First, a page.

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By Paul Proctor
December 23, 2009

In a recent article, The Christian Post reported: “Willow Creek Community Church is asking Christ followers to make some new Christmas traditions this year.”

Beyond gift exchanges, family portraits and Christmas carols, the South Barrington, Ill., megachurch proposes serving the impoverished, visiting the lonely, and caring for the stranger to make it a more "just" Christmas.

"Just Christmas" is the title of the prominent church's latest sermon series. The more than 22,000 attendees are being asked to look at their city and see how things can be made right so the love of Christ shines through.

“Just” is a curious word to associate with Christmas. After all, making things “right” in the world implies that a wrong was committed; but as I understand the scriptures and the fall of man, it is God that was wronged, not you, me, the “impoverished,” the “lonely” or the “stranger.”

So, why then is Willow Creek calling for a “just” Christmas?

Why not a generous Christmas or a compassionate Christmas?

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Serving others is certainly appropriate for the followers of Jesus Christ, but since many non-Christians are involved in similar efforts around the world, it is clear to me that one does not have to be a “Christ follower” to help with the physical and emotional needs of others. The Bible does, however, teach that we are justified by faith; and without faith, it is impossible to please God, even with our good works.

That said, is it the church’s calling and duty to make things “right” in this world? Is that why Jesus came and died on a cross: to make the world a more “just” place through our good works; or is Willow Creek Community Church merely using Christianity to promote social justice? To many liberals, that’s what Christianity is: religious socialism. And, sometimes truths are used to frame lies behind a façade of faith where the social gospel is preached.

You see, the word “just,” is not a synonym for “charity.” And, all the volunteerism Willow Creek can muster among its members at Christmastime is not going make things “right” or “just” in a sinful world.

“But we are all as an unclean thing, and all our righteousnesses are as filthy rags; and we all do fade as a leaf; and our iniquities, like the wind, have taken us away.” – Isaiah 64:6

Christian charity denotes the exercise of loving compassion and a self-sacrificing generosity toward others, especially those in need. It is intended to mirror and teach the unmerited love and grace God has shown for the needy sinner in His Son Jesus Christ, through His suffering and sacrificial death on the cross.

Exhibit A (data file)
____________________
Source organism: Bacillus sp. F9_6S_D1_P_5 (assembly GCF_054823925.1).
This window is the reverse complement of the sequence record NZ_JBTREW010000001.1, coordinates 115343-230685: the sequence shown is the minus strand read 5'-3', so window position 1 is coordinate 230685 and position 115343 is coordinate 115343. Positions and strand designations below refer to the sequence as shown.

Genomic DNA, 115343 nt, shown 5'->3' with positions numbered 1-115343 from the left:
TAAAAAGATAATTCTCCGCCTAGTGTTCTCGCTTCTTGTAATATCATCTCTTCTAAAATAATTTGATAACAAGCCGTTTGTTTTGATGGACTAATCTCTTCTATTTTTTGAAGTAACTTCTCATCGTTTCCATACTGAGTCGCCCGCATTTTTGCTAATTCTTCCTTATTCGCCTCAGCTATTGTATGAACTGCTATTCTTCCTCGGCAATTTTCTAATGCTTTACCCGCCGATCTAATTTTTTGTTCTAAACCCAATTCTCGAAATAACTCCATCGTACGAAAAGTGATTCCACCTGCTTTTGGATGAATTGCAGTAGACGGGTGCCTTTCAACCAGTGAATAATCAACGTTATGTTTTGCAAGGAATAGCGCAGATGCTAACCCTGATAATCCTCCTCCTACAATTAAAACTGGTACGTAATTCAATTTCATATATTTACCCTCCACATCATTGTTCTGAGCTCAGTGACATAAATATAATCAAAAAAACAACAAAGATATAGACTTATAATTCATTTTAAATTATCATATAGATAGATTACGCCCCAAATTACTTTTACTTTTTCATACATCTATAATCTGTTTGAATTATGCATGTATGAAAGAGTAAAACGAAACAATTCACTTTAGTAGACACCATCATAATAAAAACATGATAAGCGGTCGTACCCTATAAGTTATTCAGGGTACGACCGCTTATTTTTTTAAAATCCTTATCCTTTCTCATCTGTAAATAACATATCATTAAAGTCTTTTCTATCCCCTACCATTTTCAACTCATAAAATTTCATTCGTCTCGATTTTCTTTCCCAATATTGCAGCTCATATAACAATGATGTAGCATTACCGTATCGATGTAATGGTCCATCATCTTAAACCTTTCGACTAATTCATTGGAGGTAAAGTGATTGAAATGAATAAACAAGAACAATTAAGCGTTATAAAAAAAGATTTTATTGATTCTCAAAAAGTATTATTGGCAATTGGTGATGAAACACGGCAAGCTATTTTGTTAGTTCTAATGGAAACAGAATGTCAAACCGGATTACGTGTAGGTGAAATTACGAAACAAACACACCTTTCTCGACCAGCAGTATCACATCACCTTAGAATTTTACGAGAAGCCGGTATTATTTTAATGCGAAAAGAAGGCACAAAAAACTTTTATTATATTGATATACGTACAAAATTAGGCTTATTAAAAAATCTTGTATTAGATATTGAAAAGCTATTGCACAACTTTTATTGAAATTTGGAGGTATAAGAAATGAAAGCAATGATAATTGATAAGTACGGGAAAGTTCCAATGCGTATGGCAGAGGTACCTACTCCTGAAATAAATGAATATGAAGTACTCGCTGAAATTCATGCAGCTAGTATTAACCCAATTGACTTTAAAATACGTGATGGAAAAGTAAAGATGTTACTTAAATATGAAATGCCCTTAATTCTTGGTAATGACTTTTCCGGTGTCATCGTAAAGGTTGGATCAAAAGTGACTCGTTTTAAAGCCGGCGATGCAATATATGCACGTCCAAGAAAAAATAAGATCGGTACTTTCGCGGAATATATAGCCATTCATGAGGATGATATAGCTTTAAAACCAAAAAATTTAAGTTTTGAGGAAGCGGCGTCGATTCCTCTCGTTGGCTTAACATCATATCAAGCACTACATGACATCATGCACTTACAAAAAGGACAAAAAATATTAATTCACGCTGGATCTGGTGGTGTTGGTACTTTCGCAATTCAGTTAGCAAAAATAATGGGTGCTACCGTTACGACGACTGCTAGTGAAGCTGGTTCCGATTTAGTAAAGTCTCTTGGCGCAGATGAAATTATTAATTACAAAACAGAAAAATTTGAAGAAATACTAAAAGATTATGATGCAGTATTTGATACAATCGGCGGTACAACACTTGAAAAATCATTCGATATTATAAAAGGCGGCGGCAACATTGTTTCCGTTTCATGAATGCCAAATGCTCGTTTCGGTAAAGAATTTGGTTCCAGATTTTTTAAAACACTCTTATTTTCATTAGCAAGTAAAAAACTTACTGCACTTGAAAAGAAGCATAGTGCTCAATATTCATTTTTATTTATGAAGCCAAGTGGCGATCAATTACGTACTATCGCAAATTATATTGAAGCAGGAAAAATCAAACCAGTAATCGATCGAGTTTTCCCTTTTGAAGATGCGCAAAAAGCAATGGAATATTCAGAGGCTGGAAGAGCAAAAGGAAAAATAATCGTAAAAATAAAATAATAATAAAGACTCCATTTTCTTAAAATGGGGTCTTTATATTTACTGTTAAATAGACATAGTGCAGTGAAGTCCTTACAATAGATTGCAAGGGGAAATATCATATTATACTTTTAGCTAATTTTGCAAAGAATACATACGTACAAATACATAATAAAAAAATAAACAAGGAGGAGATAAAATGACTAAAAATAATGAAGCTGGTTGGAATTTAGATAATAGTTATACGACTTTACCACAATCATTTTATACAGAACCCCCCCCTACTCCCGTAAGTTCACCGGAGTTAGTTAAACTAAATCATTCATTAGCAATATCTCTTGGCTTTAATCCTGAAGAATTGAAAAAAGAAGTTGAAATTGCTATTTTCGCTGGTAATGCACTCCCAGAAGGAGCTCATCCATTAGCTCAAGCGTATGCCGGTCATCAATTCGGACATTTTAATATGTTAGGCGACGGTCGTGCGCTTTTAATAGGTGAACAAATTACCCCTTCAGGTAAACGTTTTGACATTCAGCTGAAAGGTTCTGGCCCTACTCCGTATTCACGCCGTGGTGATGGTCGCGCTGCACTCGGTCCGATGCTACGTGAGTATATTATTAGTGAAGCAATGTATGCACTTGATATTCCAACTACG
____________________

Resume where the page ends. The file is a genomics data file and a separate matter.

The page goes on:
“But God commendeth his love toward us, in that, while we were yet sinners, Christ died for us.” – Romans 5:8

But, calling our Christian service to others “just” suggests that the “impoverished,” the “lonely” and the “stranger” are in need because they have been wronged and should therefore be helped because they deserve it.

This subtly twists Christian charity into social engineering, which fits in perfectly with the transformational Marxist agenda of global governance, a global economy and a one-world religion – now more blatant than when this columnist first began writing about it 10 years ago.

Sinners are not entitled to God’s love and blessing in their lives. It is death that we deserve for our sin. The justice of God toward rebellion is His wrath. If we were to have a “just” Christmas, which frankly, is an oxymoron, there would be no one left alive to celebrate it.

“For the wages of sin is death; but the gift of God is eternal life through Jesus Christ our Lord.” – Romans 6:23

But the birth of Jesus Christ is not about justice or fairness – it is about God generously and compassionately providing a Savior we did not deserve. And, because of God’s unmerited gift to us, we are spared an eternity of separation and suffering in Hell.

But, if we teach the lost and needy through our good works that the service they receive from us is “just,” will they not also believe that God’s love and goodness toward them is deserved?

“For by grace are ye saved through faith; and that not of yourselves: it is the gift of God: Not of works, lest any man should boast. For we are his workmanship, created in Christ Jesus unto good works, which God hath before ordained that we should walk in them.” – Ephesians 2:8-10

What are your thoughts on this article?